Just because God treats someone well doesn’t mean that He approves all that he has done. In the book of Judges, there is no outstanding character except for Deborah and perhaps Othniel.
So we come now to the final point which summarizes this passage.

III. God’s graciousness to Gideon v40

Judges 6:40 KJV 1900
40 And God did so that night: for it was dry upon the fleece only, and there was dew on all the ground.
One sign should be good enough for Gideon. But he asked two consecutive signs. And God gave him the second sign as well.
Not only that, the Lord let him hear the dream of a Midianite without any further request of Gideon.
So there is only one conclusion that we can make in this narrative and that is, God is exceedingly gracious to Gideon. Gideon is definitely not greater than Moses just because he was not rebuked but Moses was rebuked by God.
On the other hand, Gideon was weak and though Moses was stronger, Moses actually rejected God’s call on the grounds that he can’t speak well.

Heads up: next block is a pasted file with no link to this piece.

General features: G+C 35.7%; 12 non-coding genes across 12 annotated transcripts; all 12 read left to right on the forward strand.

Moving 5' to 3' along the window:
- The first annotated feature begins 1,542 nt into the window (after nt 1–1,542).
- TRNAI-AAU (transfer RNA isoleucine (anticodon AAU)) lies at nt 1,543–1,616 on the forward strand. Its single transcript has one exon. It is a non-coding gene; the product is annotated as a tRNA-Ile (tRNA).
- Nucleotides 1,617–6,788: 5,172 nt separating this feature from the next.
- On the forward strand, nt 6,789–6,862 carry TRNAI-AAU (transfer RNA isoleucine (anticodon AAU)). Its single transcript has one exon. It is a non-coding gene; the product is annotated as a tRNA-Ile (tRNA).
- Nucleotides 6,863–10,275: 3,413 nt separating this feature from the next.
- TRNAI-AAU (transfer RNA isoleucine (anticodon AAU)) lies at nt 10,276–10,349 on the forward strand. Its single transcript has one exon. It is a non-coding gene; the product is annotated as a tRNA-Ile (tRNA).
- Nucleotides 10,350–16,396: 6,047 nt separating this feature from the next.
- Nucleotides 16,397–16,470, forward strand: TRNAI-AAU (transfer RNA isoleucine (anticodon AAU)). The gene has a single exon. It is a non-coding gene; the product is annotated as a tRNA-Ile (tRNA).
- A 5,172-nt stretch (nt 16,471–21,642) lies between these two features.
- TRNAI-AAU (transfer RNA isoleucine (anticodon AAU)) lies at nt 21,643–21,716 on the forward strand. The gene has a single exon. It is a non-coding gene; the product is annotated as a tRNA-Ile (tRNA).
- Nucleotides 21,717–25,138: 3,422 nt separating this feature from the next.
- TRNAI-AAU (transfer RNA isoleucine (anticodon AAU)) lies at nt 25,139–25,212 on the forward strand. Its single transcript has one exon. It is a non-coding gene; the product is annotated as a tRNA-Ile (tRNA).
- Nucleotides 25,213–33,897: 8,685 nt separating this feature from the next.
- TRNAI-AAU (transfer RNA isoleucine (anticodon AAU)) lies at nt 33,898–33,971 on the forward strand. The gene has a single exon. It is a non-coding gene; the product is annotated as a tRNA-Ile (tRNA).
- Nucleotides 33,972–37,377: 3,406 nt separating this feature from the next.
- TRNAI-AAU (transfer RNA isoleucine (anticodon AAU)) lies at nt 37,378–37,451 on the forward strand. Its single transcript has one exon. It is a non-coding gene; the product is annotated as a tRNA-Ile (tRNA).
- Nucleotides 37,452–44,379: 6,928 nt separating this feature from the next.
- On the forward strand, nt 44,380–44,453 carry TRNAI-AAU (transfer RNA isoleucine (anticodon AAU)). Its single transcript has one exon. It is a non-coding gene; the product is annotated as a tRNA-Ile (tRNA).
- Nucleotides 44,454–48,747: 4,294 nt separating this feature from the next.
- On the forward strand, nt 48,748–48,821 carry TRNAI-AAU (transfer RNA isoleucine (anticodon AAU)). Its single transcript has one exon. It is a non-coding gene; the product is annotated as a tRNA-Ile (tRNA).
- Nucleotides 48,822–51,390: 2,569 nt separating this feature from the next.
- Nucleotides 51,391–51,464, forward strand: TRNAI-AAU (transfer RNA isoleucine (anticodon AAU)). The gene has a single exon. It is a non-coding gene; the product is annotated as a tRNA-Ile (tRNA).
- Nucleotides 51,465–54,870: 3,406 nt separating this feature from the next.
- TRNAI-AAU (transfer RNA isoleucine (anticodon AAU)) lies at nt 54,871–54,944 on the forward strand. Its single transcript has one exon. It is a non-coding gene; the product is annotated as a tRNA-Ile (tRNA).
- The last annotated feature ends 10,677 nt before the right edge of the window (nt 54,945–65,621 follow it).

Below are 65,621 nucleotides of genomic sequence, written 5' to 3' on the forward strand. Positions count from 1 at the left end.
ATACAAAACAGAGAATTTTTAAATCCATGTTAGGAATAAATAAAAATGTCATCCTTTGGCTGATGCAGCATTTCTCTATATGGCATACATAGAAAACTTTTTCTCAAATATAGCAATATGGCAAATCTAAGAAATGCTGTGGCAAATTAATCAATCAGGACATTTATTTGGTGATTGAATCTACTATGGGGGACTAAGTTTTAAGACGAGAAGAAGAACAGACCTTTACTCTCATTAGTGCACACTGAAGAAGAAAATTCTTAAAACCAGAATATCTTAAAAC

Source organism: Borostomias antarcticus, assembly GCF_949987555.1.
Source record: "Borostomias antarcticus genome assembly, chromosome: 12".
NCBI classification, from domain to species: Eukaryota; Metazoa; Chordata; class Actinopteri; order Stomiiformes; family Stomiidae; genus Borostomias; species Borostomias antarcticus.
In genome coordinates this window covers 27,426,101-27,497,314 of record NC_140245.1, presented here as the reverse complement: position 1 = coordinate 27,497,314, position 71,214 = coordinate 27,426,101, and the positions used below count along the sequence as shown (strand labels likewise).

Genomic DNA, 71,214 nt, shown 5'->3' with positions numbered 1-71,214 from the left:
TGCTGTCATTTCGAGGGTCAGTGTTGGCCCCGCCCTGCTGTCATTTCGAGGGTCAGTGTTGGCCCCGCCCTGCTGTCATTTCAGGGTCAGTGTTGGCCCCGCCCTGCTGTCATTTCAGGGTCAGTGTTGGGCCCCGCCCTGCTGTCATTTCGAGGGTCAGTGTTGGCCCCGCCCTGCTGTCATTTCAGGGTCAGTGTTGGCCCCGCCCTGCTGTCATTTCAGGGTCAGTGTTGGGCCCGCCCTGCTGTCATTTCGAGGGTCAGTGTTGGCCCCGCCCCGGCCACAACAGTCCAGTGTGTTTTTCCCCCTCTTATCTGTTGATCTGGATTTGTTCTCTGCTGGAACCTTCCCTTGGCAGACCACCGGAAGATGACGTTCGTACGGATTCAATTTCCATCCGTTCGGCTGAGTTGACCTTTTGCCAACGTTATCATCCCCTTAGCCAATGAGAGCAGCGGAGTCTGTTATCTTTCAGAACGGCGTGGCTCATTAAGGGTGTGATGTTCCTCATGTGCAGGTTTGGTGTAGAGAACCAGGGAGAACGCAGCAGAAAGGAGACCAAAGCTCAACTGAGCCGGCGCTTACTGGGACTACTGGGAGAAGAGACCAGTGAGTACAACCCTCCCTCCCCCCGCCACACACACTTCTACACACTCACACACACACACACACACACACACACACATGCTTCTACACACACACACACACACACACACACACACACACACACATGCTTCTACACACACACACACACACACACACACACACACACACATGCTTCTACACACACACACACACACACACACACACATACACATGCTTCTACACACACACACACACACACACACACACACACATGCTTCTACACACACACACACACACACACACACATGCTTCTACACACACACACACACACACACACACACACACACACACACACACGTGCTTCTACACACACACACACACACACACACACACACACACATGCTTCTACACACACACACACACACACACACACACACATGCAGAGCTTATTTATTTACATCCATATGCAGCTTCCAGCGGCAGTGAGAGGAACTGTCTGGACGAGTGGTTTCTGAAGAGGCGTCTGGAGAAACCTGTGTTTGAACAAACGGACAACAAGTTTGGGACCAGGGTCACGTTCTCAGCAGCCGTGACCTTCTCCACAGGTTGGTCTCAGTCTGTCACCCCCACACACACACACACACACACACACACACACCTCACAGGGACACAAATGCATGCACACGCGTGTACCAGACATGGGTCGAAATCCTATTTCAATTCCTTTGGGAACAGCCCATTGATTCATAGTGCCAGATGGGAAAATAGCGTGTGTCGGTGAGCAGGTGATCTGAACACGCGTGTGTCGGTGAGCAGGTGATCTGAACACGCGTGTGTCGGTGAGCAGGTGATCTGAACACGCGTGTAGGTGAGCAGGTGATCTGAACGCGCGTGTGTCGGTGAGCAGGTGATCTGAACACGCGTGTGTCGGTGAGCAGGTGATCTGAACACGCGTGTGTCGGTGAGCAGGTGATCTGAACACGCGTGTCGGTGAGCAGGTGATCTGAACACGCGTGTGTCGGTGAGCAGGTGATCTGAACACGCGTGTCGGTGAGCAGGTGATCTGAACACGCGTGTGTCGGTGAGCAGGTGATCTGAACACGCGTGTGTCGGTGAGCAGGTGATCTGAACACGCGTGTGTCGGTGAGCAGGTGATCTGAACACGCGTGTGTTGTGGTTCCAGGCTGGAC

What theology does this remind you of? It is found in the Book of Romans. Another Bible reference is found in 2 Cor but is a different theology. Anyone want to make a guess?
Romans 5:20–21 KJV 1900
20 Moreover the law entered, that the offence might abound. But where sin abounded, grace did much more abound: 21 That as sin hath reigned unto death, even so might grace reign through righteousness unto eternal life by Jesus Christ our Lord.
Rom 5:20-21
2 Corinthians 12:9 KJV 1900
9 And he said unto me, My grace is sufficient for thee: for my strength is made perfect in weakness. Most gladly therefore will I rather glory in my infirmities, that the power of Christ may rest upon me.